The onset is an initial consonant (C), which is any consonant that isn't /ŋ/.

The nucleus is any vowel (V) or any falling dipthong (F).

The secondary nucleus is any vowel (V) or any falling dipthong (F).

The final is either /ŋ/ or /m/ (Q).

When either nucleus contains a falling dipthong, no further material can follow it in the same raku.

When both nuclei are non-empty, they are separated by a hiatus.

In simple terms, a raku is a sequence of up to two syllables containing at most one initial consonant.

According to the above rules, the possible raku shapes are:


The following are examples of each raku shape:

sha, hu, e
baq, kuq, aq
sao, meı, kaı
bua, sıo, nue
kuaı, muao, rueı
juaq, seoq, moaq

For reference, the following grid contains every possible raku rime (in slightly abstracted form for reasons of space). Any missing cells are due to more general phonotactic constraints, rather than being raku-specific exceptions.

u ua uaQ uıQ uo uoQ ue ueQ uF
ı ıa ıaQ ıu ıuQ ıo ıoQ ıe ıeQ ıF
o oa oaQ oe oeQ oF
e ea eaQ eu euQ eo eoQ eF

(The oF and eF rimes exclude the forms *ooı and *eeı, because they contain repeated vowels, which are impermissable.)


Toaq distinguishes four tones:

Tone contours and tone marks

Falling tone Rising tone Low glottal tone Rising-falling tone

Every word in the language carries exactly one of these four tones. The tone stretches across the entire word.

The rising-falling tone inserts a hiatus into the first vowel of the stressed syllable. This is because the rising portion of the tone is unstressed, and stress must always fall within the first vowel of a word. Therefore, tîa is pronounced [tʰi.ˈiːa], with the rising portion covering the first, unstressed, syllable, and the falling portion covering the second, stressed, syllable, which still contains the first vowel of the word.

Allotones / Sandhi

Whenever two consecutive words carry the rising tone , the second rising tone may optionally be pronounced as a low tone.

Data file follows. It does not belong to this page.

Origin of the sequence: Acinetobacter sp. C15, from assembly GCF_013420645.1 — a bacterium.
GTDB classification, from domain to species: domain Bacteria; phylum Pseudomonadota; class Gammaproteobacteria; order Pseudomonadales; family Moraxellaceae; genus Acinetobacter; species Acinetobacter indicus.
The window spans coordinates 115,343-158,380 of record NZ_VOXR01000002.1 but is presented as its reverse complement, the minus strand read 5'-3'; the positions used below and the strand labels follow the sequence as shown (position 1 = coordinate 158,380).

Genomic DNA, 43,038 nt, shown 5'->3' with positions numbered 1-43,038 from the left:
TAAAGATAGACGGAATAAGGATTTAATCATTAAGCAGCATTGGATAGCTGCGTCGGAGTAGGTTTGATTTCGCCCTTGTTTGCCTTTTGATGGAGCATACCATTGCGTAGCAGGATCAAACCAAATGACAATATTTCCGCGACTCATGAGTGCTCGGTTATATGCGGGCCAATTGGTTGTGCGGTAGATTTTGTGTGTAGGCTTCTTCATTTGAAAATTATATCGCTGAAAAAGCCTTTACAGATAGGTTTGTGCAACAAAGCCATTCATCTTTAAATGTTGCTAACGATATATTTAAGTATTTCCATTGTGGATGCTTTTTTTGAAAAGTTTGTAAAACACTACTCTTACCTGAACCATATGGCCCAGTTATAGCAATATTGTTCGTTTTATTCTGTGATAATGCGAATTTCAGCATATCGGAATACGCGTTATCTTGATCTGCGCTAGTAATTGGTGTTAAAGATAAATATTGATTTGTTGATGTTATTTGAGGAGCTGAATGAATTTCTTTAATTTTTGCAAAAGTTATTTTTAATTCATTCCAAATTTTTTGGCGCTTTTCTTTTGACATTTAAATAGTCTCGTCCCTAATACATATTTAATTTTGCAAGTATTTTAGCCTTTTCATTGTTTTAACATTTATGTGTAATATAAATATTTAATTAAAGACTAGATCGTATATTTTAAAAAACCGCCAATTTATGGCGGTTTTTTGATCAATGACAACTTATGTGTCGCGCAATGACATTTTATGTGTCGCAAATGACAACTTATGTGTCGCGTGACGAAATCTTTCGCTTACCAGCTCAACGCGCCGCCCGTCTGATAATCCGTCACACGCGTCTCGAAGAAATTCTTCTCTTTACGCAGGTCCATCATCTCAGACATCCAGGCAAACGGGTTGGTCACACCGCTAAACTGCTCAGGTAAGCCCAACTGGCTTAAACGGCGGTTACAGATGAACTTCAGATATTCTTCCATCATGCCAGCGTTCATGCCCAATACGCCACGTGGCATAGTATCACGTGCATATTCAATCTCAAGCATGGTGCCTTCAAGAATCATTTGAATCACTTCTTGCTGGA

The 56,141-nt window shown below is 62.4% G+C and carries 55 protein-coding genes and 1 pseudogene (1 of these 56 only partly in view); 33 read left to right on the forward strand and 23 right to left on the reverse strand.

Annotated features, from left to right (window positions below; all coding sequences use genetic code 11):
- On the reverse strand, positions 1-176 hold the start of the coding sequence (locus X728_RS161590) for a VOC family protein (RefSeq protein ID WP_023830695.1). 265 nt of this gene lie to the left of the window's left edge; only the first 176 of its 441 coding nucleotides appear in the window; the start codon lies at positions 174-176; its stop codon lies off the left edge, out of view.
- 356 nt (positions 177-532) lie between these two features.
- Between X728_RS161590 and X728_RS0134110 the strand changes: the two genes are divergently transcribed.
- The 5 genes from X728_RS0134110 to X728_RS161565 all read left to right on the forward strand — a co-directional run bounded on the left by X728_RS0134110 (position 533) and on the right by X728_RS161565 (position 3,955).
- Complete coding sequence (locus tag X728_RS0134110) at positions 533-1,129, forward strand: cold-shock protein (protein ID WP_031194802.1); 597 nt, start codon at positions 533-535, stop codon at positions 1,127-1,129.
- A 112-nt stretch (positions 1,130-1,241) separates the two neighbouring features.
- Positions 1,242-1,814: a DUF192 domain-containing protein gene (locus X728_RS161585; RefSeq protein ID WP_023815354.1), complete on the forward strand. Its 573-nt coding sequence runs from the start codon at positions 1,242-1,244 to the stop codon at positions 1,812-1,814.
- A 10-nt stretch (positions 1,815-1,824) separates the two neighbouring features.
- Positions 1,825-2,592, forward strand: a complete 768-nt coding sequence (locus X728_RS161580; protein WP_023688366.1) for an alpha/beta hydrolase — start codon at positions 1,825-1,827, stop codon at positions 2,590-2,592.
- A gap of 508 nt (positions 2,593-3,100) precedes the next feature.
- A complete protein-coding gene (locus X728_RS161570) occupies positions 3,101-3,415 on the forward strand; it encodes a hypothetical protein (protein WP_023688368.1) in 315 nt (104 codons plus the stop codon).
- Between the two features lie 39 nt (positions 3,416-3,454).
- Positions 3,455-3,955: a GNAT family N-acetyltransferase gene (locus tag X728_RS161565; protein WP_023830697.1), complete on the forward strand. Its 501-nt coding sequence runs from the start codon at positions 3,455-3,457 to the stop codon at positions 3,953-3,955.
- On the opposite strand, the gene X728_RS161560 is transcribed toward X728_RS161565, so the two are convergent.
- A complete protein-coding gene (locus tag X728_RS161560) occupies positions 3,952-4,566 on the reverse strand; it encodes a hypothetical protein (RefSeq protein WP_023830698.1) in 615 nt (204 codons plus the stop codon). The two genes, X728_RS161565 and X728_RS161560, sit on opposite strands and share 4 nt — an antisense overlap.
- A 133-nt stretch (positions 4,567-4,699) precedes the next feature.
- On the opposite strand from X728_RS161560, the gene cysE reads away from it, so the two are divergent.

The rising-falling tone can optionally be pronounced as a falling-rising tone, or really any contour which contains a hiatus. Because of this, the tone is also known as the hiatus tone, after its defining characteristic.

When this allotone is used on a raku containing multiple vowels, the hiatus is inserted between the first and second vowel, and no additional hiatus needs to be inserted, because the first vowel already carries a stressed downward tone contour.

After a pause, such as when pausing briefly between sentences, the falling tone can optionally be pronounced as an unstressed low tone.

Word segmentation

Every word is stressed on the first syllable. Starting from the stressed syllable, the word-tone stretches across the entire word. When the word has multiple syllables, the tone plateaus once it reaches the top or the bottom of the speaker's speaking range.

Falling tone Rising tone Low glottal tone Rising-falling tone

At word boundaries there is a break or jump in the tonal pitch contour, which adds another layer to the word boundary contrast:

Word boundary contrast

• stress
• vowel length
• tonal contour break

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Introduction Phonology Orthography Morphology Syntax Semantics